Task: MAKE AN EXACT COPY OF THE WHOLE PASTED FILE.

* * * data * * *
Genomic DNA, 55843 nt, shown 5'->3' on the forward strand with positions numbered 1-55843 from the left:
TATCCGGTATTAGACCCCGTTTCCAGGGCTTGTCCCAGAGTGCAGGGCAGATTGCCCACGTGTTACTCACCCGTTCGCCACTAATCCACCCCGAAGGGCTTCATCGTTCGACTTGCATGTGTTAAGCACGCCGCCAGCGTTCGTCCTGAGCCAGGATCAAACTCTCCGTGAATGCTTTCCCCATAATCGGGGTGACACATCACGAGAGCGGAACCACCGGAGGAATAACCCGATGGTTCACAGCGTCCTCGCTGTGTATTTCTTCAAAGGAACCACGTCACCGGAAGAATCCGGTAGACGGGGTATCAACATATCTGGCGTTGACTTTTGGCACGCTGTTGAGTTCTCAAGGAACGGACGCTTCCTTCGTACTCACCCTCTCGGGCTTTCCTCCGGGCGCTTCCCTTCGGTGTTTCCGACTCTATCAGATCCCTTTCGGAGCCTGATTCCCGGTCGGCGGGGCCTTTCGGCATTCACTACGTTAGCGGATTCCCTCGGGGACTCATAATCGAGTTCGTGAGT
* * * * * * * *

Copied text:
Genomic DNA, 55843 nt, shown 5'->3' on the forward strand with positions numbered 1-55843 from the left:
TATCCGGTATTAGACCCCGTTTCCAGGGCTTGTCCCAGAGTGCAGGGCAGATTGCCCACGTGTTACTCACCCGTTCGCCACTAATCCACCCCGAAGGGCTTCATCGTTCGACTTGCATGTGTTAAGCACGCCGCCAGCGTTCGTCCTGAGCCAGGATCAAACTCTCCGTGAATGCTTTCCCCATAATCGGGGTGACACATCACGAGAGCGGAACCACCGGAGGAATAACCCGATGGTTCACAGCGTCCTCGCTGTGTATTTCTTCAAAGGAACCACGTCACCGGAAGAATCCGGTAGACGGGGTATCAACATATCTGGCGTTGACTTTTGGCACGCTGTTGAGTTCTCAAGGAACGGACGCTTCCTTCGTACTCACCCTCTCGGGCTTTCCTCCGGGCGCTTCCCTTCGGTGTTTCCGACTCTATCAGATCCCTTTCGGAGCCTGATTCCCGGTCGGCGGGGCCTTTCGGCATTCACTACGTTAGCGGATTCCCTCGGGGACTCATAATCGAGTTCGTGAGT